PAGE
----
2018 Meg Hunt Artists in Residence
July 30 - August 13
Monson's book Frontier Grit came out in 2016. It features twelve incredible pioneer women drawn from all corners of the globe who settled the American West who endured hardships, overcame obstacles, broke barriers, and changed the world. The book profiles women such as: Abigayle Scott Duniway, who lost her mother on the Oregon trail, but dedicated forty years of her life to fighting for women's suffrage. Zitkala-Sa, who traveled from her native lands to the East to receive an education--which she used to speak out on behalf of native people. Clara Brown, who escaped a life of slavery and went onto amass a fortune on the frontier, which she used to fund the underground railroad. Monson connects these stories with modern day issues, inspiring readers to live boldly and bravely--to live with grit. Frontier Grit is available at Godfather's Books and Lucy's books in Astoria.
Marianne Monson is the author of ten books for children and adults. She is deeply interested in the connection between literature and history, with a focus on the frontier era. She holds a BA in English Literature and an MFA from Vermont College of Fine Arts. She has two children and writes from a 100 year old house in the town of Astoria, Oregon. She has taught Creative Writing and English for a number of colleges, and currently teaches at Clatsop Community College. Her forthcoming book, Women of the Blue and Gray: Civil War Mothers, Medics, Soldiers, and Spies will be released in fall 2018.
August 16 - 30
Abigail Chabitnoy’s work is rooted in story and attempts to realize the potential of poetry as an act of witness and tool for social change and healing. Her current work is interested in the archive, like history, like tradition, at once full of holes and yet overflowing with all it might—yet doesn’t—contain. What makes it into the archives? What gets preserved? What of the daily? The digital? What are the stories that have been told to shape our reality, and how will we choose to rewrite them? Poems in this work seek to document narratives of survival, adaptation, the daily and the historical to escape the hegemony of a dominant singularity.
Abigail earned her MFA in poetry at Colorado State University and was a 2016 Peripheral Poets fellow. Her poems have appeared or are forthcoming in Hayden’s Ferry Review, Tin House, Gulf Coast, Pleiades, Red Ink, and Pinch. She is an enrolled descendant of the Koniag Corporation and member of the Tangirnaq Native Village in Kodiak, Alaska. She grew up in Pennsylvania and currently resides in Colorado, where she is a research associate for a consulting firm specializing in supporting indigenous self-determination. Her debut poetry collection, How to Dress a Fish, is forthcoming from Wesleyan University Press.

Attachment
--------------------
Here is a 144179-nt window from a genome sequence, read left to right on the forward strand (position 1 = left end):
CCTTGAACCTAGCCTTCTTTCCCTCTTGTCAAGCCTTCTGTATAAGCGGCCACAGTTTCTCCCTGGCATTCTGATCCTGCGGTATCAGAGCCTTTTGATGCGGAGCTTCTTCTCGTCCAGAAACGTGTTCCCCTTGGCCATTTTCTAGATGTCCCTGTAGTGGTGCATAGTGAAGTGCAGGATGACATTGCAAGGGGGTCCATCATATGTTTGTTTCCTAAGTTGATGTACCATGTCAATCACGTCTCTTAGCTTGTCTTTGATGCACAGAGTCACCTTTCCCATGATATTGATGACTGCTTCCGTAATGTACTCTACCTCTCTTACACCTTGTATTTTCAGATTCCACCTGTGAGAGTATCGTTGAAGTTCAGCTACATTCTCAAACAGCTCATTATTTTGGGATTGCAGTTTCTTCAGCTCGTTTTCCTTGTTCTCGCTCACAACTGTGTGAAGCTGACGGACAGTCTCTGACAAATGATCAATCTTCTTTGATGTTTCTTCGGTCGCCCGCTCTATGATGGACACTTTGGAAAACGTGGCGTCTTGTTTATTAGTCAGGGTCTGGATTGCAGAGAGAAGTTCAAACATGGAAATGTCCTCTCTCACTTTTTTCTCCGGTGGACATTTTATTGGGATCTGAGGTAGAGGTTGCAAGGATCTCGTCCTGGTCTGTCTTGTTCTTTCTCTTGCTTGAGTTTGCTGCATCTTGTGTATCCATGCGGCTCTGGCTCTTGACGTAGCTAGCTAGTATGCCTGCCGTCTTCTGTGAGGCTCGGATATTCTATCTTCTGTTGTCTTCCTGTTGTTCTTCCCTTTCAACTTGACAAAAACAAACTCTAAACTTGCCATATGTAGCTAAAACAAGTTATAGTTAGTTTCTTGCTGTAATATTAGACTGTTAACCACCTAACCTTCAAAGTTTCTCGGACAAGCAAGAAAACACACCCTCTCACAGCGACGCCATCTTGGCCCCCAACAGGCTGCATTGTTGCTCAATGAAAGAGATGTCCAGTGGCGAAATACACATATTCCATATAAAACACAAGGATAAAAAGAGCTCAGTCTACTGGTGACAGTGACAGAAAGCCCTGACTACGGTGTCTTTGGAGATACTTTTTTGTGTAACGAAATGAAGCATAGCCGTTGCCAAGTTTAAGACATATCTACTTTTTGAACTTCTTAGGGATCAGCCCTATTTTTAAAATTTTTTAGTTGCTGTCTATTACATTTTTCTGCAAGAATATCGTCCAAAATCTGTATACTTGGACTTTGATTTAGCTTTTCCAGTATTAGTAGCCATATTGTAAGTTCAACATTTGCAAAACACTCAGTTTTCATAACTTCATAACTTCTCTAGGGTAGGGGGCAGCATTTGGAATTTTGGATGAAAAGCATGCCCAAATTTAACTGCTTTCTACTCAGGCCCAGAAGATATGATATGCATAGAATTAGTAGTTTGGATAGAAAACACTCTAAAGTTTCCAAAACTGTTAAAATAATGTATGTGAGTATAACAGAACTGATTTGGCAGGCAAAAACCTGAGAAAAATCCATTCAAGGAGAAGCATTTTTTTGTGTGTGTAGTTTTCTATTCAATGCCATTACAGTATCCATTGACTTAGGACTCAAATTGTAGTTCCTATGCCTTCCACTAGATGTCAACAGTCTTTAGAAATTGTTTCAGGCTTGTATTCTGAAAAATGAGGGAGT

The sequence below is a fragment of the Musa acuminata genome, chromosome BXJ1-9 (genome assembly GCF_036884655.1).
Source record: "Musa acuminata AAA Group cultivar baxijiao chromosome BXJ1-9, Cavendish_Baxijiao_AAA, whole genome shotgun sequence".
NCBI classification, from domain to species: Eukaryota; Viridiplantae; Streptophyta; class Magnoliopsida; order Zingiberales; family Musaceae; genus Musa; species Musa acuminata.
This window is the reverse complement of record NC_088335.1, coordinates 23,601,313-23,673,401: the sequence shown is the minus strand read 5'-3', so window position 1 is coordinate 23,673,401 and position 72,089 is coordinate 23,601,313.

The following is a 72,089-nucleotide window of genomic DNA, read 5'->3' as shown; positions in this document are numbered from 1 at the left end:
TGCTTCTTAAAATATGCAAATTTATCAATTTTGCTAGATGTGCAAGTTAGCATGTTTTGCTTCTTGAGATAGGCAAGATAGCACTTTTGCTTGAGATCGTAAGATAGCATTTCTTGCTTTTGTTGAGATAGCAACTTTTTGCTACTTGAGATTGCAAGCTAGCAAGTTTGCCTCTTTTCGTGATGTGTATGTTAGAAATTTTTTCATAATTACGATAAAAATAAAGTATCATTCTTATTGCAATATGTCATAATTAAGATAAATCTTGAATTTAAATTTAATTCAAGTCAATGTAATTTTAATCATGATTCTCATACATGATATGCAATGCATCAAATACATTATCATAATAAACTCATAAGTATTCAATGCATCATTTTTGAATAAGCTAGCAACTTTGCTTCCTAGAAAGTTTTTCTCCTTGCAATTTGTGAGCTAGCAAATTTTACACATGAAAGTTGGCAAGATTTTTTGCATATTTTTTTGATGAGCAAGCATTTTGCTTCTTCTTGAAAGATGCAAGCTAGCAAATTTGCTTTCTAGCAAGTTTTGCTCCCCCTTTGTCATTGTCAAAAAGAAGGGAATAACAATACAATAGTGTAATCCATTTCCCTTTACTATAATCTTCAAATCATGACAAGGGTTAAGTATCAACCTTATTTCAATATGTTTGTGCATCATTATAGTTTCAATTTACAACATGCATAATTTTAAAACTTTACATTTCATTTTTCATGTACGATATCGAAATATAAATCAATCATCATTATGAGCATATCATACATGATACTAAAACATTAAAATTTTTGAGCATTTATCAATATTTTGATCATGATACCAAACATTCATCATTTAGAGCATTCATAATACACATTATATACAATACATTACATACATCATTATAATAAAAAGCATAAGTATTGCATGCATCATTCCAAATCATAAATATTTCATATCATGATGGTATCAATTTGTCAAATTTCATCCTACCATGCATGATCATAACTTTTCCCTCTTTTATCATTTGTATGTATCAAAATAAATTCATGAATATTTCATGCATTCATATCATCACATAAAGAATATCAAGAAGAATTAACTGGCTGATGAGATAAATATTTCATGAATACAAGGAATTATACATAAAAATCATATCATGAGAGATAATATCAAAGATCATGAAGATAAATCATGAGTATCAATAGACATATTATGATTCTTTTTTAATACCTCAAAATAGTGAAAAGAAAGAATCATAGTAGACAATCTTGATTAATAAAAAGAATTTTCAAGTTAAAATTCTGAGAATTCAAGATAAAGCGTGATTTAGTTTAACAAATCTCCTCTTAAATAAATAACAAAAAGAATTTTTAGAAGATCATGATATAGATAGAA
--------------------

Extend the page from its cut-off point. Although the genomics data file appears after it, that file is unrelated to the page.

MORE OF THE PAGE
July 30 - August 13
Ann Mansolino is a visual artist whose work explores the relationship between the internal self and external ideas of place through photography, writing, and handmade books. She is interested in the ways in which landscape can help us understand ourselves – as metaphors for our internal experience, as well as expressions of our more literal relationship to nature and the larger world we inhabit.
Ann currently lives in Calgary, Canada, where she is an Associate Professor of Photography at Alberta College of Art + Design. Originally from California, Ann has traveled widely and has taught photography in Oregon, California, Michigan, Ohio, and Singapore. She also spent a year teaching English in Russia. Her photographic and book arts work has been exhibited in solo and group exhibitions in the United States, Canada, Guatemala, Slovenia, England, Northern Ireland, Japan, and Singapore.
Hadley Austin and Yoni Goldstein
August 16 - 30
Hadley Austin and Yoni Goldstein are a transdisciplinary duo with practices connecting film, sound, philosophy, and history.
Yoni has been working professionally since 2014 as a director, editor, cinematographer, and video installation artist. He has a masters degree in Film, Video, and New Media from The School of the Art Institute of Chicago, and has attended residencies and workshops as an IFP documentary fellow, as an artist in residence at the Alice Kaplan Institute for the Humanities at Northwestern University, Dok.Incubator, The Institute for Advanced Study at the Central European University, The Wexner Center for the Arts, Salzburg International Summer Academy of Fine Arts, Austria, and the Academy of Fine Arts in Prague.
Hadley Austin is a writer, educator, researcher, audio producer, and professionally trained trapeze artist. Hadley is an experienced outdoorswoman who has spent three months on horseback in Chinese and Mongolian backcountries collecting information on shamanic and Buddhist practices in these regions. She is also a novice dogsledder. Most recently she spent three weeks walking 250 miles from Southern Oregon into Northern California on the Pacific Crest Trail, a journey she documented in writing and photographs.